Our “corpus” comes from of 834 pages which were crawled starting for convenience at a given root page in Costa Rica, namely: The size depended of a predetermined maximal quantity of 1000 nodes to visit; we never took more than 50 paths of those pointed in a page and we rather preferred visiting homepages to avoid traps.

Let us see some descriptive profile of the data. For current limitations of the publishing tool, we are not presenting some charts complementing the raw numbers.

Just 108 kinds of tags were detected and we have 523.016 instances of them in corpus. That means, very roughly, 6 kinds of tags per page, 627 instances per page. We feel that suggests the use of the same tags for saying probably different things (we remark that many pages are homepages for choice).

The top 10 of tags are: pure text, a, td, tr, br, div, li, img, p and font (according to absolute frequency). Together text, a (anchor) and img correspond to more than 60% all instances. Hence 60% of pages are some form of data.

We notice that ‘table’ is 1% and td 8.5% of all instances, against 42% from text, 15% from anchors. In average, we have 7 tables per page and 54 tds per page, 6 td per table, roughly speaking.

Likewise we just saw 198 attributes and 545.585 instances of attributes. The 10 most popular are: href, shape, colspan, rowspan, class, width, clear and height, which is relatively consistent with the observed tag frequency (egg. href for anchor, colspan and rowspan for td).

We pay some special attention to tables in the following lines. Our corpus has 5501 tables. It is worth to mention that 65% of them are children of td; in other words nested into another table. Hence a high proportion of nesting which suggests complexity in table design. We see that 77% of data (text, a, img) in muster are dominated by tds (most of the data is table dominated). In the case of anchors, 33% of them are td-dominated, what may suggest tables being used as navigational bars or similar semantic devices in an apparently very interesting proportion.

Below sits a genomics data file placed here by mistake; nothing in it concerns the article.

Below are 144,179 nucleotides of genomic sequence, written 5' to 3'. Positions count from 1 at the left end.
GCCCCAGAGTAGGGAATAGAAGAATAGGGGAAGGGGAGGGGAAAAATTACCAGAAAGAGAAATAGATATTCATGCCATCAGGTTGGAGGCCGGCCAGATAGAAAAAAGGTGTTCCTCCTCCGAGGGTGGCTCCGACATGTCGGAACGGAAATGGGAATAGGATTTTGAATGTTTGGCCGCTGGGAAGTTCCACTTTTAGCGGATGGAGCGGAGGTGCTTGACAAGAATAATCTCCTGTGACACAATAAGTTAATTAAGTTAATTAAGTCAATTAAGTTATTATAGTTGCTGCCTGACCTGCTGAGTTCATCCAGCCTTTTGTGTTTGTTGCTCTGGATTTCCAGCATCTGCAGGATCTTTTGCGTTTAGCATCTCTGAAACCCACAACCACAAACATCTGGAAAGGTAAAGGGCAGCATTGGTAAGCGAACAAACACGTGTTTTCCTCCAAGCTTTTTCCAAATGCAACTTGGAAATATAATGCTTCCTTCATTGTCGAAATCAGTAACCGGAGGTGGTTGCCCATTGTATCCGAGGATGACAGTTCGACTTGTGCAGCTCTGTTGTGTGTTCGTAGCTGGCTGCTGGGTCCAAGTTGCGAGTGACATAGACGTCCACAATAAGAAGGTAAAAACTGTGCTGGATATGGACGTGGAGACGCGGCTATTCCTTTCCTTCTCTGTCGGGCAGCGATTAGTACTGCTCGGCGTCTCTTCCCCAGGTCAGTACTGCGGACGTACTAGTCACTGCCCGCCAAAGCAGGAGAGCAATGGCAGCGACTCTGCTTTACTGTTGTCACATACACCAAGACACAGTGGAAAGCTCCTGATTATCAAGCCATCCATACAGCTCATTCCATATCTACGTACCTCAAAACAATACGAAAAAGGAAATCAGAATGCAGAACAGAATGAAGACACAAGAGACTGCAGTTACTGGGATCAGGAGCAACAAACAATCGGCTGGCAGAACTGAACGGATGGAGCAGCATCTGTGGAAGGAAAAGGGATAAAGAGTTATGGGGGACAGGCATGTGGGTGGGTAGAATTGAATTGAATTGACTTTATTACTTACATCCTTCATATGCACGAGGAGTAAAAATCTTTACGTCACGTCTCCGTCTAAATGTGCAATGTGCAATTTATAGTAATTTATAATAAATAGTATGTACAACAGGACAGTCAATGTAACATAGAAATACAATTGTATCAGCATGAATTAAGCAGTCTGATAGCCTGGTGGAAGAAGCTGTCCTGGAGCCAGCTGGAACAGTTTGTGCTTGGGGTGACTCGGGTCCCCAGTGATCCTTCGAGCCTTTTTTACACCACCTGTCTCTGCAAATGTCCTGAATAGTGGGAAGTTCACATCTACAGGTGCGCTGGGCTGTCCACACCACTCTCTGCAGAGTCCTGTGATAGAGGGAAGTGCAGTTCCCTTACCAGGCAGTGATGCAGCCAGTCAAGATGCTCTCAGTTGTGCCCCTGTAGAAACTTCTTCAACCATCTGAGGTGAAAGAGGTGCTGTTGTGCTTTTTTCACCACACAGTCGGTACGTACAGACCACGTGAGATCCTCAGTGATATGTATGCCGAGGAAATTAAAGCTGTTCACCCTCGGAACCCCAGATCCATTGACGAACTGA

We decided to explore semantic pattern on tables a little bit more exactly. For instance, we choose tables of nx1 dimension (n rows, 1 column) which are good candidates for navigational bars. A simple analysis shows that 618 tables (11%) have such a shape. The shape may be different which is quite interesting. For instance, we see a 5x1 table where all td are anchors. We denote that but a sequence of 1 and 0, where 1 means the corresponding td contains an anchor (a link to some url): in this case ‘’ is the sequence. But another table of the same 5x1 size presents the pattern ‘’. This same pattern occurs several times for instance in 50x1 table. Another case is this:’ maybe suggesting that some links are not available. We mention that 212 patterns are 1x1, which would be a kind of navigation button. We will present more elaborated analysis of this table patterns in the following post.

To finish, we notice that 875 tables (16%) are not regular: some rows have different size. Some of them are very unusual like in this 28x8 table, where each number in following sequence denotes the size id tds of the row:

Noisy, isn’t it?